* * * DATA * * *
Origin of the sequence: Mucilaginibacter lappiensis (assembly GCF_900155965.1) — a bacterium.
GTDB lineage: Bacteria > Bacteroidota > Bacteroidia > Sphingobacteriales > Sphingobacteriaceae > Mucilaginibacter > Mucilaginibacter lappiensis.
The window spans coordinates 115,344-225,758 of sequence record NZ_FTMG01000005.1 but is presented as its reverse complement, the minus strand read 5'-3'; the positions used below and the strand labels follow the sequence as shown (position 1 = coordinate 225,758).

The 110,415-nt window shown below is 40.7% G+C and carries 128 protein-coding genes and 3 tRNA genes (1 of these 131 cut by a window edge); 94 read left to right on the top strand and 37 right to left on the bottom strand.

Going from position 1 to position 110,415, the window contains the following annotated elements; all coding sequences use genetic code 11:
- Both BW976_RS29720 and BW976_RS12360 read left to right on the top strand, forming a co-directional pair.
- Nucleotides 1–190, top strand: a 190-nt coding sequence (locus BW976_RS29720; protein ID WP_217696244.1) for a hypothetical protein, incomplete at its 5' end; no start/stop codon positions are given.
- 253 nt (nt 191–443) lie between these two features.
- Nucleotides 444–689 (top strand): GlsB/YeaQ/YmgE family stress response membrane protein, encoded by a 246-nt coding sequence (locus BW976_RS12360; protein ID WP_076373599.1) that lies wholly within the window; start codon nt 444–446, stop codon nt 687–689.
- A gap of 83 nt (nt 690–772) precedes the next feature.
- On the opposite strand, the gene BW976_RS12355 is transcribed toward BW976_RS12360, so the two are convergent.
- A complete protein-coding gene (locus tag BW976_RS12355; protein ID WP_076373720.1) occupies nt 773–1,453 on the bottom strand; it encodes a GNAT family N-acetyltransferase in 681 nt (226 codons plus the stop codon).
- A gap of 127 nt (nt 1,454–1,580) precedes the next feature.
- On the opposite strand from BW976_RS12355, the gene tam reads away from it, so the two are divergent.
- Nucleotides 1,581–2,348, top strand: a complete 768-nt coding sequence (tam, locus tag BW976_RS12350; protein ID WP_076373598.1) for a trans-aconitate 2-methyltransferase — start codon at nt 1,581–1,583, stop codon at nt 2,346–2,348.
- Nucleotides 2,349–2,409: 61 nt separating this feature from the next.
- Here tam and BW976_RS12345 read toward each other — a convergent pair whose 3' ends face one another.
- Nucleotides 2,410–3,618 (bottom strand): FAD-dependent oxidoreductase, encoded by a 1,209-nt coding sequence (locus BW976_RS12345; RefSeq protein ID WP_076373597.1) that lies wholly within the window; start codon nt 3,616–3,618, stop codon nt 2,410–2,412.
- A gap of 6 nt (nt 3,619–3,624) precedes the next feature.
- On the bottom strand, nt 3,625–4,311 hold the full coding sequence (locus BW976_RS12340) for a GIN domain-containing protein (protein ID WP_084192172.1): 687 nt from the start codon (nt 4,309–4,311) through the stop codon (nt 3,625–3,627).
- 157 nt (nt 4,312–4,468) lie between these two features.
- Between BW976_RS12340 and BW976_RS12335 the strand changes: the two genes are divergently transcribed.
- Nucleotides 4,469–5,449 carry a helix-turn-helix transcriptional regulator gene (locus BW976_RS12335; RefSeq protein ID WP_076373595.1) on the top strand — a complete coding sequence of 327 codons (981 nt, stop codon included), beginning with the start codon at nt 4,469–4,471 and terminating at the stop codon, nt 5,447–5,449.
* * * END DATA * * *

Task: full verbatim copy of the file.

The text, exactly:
Origin of the sequence: Mucilaginibacter lappiensis (assembly GCF_900155965.1) — a bacterium.
GTDB lineage: Bacteria > Bacteroidota > Bacteroidia > Sphingobacteriales > Sphingobacteriaceae > Mucilaginibacter > Mucilaginibacter lappiensis.
The window spans coordinates 115,344-225,758 of sequence record NZ_FTMG01000005.1 but is presented as its reverse complement, the minus strand read 5'-3'; the positions used below and the strand labels follow the sequence as shown (position 1 = coordinate 225,758).

The 110,415-nt window shown below is 40.7% G+C and carries 128 protein-coding genes and 3 tRNA genes (1 of these 131 cut by a window edge); 94 read left to right on the top strand and 37 right to left on the bottom strand.

Going from position 1 to position 110,415, the window contains the following annotated elements; all coding sequences use genetic code 11:
- Both BW976_RS29720 and BW976_RS12360 read left to right on the top strand, forming a co-directional pair.
- Nucleotides 1–190, top strand: a 190-nt coding sequence (locus BW976_RS29720; protein ID WP_217696244.1) for a hypothetical protein, incomplete at its 5' end; no start/stop codon positions are given.
- 253 nt (nt 191–443) lie between these two features.
- Nucleotides 444–689 (top strand): GlsB/YeaQ/YmgE family stress response membrane protein, encoded by a 246-nt coding sequence (locus BW976_RS12360; protein ID WP_076373599.1) that lies wholly within the window; start codon nt 444–446, stop codon nt 687–689.
- A gap of 83 nt (nt 690–772) precedes the next feature.
- On the opposite strand, the gene BW976_RS12355 is transcribed toward BW976_RS12360, so the two are convergent.
- A complete protein-coding gene (locus tag BW976_RS12355; protein ID WP_076373720.1) occupies nt 773–1,453 on the bottom strand; it encodes a GNAT family N-acetyltransferase in 681 nt (226 codons plus the stop codon).
- A gap of 127 nt (nt 1,454–1,580) precedes the next feature.
- On the opposite strand from BW976_RS12355, the gene tam reads away from it, so the two are divergent.
- Nucleotides 1,581–2,348, top strand: a complete 768-nt coding sequence (tam, locus tag BW976_RS12350; protein ID WP_076373598.1) for a trans-aconitate 2-methyltransferase — start codon at nt 1,581–1,583, stop codon at nt 2,346–2,348.
- Nucleotides 2,349–2,409: 61 nt separating this feature from the next.
- Here tam and BW976_RS12345 read toward each other — a convergent pair whose 3' ends face one another.
- Nucleotides 2,410–3,618 (bottom strand): FAD-dependent oxidoreductase, encoded by a 1,209-nt coding sequence (locus BW976_RS12345; RefSeq protein ID WP_076373597.1) that lies wholly within the window; start codon nt 3,616–3,618, stop codon nt 2,410–2,412.
- A gap of 6 nt (nt 3,619–3,624) precedes the next feature.
- On the bottom strand, nt 3,625–4,311 hold the full coding sequence (locus BW976_RS12340) for a GIN domain-containing protein (protein ID WP_084192172.1): 687 nt from the start codon (nt 4,309–4,311) through the stop codon (nt 3,625–3,627).
- 157 nt (nt 4,312–4,468) lie between these two features.
- Between BW976_RS12340 and BW976_RS12335 the strand changes: the two genes are divergently transcribed.
- Nucleotides 4,469–5,449 carry a helix-turn-helix transcriptional regulator gene (locus BW976_RS12335; RefSeq protein ID WP_076373595.1) on the top strand — a complete coding sequence of 327 codons (981 nt, stop codon included), beginning with the start codon at nt 4,469–4,471 and terminating at the stop codon, nt 5,447–5,449.